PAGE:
Our regular feature, “Collection Rotation.” Once a month I invite a local guest to organize lists, groupings, or ‘exhibitions’ from our permanent collection. To coincide with the opening of William Kentridge’s direction of the Monteverdi opera The Return of Ulysses, I asked San Francisco Opera General Director David Gockley to pair bits of opera with a selection of images. Thanks to Jon Finck and Kip Cranna and everyone at the Opera who collaborated on this fabulous rotation. Note: Listen loud.
There is an electrifying buzz of excitement in the air as Wotan’s warrior-maidens swoop across the sky on their way to collect fallen heroes from the battlefield, soaring above as in the gravity-defying somersaults of these performers.
Moving in perfect, serene synchronization like these elegant swimmers, Norma and her confidante Adalgisa sing in perfect harmony as they swear to be true and faithful friends, never letting a man come between them.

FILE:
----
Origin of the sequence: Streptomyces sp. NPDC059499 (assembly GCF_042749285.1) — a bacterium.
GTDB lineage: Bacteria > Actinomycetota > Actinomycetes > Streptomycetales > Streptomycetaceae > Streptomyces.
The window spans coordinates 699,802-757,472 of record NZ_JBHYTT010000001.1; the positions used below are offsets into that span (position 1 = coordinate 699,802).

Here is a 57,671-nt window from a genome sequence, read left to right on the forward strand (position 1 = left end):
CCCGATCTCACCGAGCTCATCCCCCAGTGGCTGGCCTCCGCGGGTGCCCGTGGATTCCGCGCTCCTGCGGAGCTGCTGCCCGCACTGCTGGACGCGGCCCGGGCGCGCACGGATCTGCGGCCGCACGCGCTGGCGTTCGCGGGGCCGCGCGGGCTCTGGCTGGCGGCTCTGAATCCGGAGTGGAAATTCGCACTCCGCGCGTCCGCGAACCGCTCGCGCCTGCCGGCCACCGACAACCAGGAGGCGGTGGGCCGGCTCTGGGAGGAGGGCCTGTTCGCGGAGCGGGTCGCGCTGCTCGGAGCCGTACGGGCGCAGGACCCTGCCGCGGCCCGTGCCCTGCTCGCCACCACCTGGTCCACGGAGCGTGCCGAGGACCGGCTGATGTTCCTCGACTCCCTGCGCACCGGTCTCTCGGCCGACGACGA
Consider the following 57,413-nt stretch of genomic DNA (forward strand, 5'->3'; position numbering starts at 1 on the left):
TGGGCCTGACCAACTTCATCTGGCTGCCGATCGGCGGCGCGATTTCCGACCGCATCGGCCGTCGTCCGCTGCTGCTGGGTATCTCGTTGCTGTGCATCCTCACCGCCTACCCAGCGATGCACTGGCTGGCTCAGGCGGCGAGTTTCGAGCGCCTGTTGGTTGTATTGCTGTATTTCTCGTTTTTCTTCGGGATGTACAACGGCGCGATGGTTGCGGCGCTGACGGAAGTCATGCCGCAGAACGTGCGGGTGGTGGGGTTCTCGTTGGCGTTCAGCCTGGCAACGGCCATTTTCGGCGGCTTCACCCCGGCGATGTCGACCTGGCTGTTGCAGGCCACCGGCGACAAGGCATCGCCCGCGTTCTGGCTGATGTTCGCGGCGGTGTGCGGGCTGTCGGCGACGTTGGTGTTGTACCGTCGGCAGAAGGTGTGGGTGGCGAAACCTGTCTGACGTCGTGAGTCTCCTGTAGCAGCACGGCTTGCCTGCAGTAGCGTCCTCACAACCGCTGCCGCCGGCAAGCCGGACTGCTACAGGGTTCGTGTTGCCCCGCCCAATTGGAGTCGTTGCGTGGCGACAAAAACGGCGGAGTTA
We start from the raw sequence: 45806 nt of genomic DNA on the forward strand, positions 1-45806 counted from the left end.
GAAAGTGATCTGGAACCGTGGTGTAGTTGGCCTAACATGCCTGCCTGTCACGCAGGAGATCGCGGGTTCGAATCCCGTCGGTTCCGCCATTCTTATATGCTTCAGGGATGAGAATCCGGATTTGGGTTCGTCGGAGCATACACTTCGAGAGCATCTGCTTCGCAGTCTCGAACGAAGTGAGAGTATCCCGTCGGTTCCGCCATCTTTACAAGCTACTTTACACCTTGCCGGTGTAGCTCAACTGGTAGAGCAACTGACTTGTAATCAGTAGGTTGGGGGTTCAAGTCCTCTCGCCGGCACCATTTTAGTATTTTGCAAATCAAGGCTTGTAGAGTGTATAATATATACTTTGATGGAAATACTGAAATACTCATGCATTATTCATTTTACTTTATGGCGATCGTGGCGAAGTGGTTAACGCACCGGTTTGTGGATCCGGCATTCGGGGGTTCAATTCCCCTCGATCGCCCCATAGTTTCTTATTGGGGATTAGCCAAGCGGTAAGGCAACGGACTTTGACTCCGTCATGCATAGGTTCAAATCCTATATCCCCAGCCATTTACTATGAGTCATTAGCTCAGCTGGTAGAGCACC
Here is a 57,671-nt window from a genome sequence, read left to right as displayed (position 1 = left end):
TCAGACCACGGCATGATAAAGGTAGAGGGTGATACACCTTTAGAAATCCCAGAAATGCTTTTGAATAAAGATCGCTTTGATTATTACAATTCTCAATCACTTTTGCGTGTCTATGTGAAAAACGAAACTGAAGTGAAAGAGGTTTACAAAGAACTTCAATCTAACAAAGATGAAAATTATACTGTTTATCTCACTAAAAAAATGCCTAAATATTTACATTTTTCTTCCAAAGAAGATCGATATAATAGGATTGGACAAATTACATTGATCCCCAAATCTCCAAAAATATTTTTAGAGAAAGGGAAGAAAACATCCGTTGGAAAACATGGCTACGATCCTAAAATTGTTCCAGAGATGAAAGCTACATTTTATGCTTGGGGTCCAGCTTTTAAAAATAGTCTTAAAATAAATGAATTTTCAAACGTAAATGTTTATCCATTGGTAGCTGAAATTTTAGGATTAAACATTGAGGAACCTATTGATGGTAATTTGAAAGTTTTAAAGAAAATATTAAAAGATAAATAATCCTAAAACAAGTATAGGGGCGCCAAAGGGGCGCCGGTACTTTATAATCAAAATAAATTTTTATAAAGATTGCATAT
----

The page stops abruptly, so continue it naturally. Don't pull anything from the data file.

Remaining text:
Forced to enter a convent after bearing a son out of wedlock, Sister Angelica mourns at the news that her little boy has died: “You died without your mother, not knowing how much I loved you!”
Faust, the aged, lonely scholar bent over his desk, disillusioned and weary of his fruitless studies in search of knowledge and wisdom, casts aside his work and excitedly cries out for a new life: “Give me youth, desire, ecstasy, pleasure!” The demon Mephistopheles eggs him on.
The ringing and clanging of bright shining metal resounds as the gypsies hammer away at their anvils, fashioning polished steel to the sounds of their singing.
Subtly shifting colors streak across the sky, turning it purplish and then grey as night falls, and the humming of unseen voices accompanies Miss Butterfly’s vigil as she awaits the dawn and the arrival of her beloved.
Like Matisse’s high-fashion lady in her trendy hat, the high-spirited flirt Musetta prances on the arm of her rich sugar daddy, telling how she loves the admiring glances of men who seem to be undressing her with their eyes.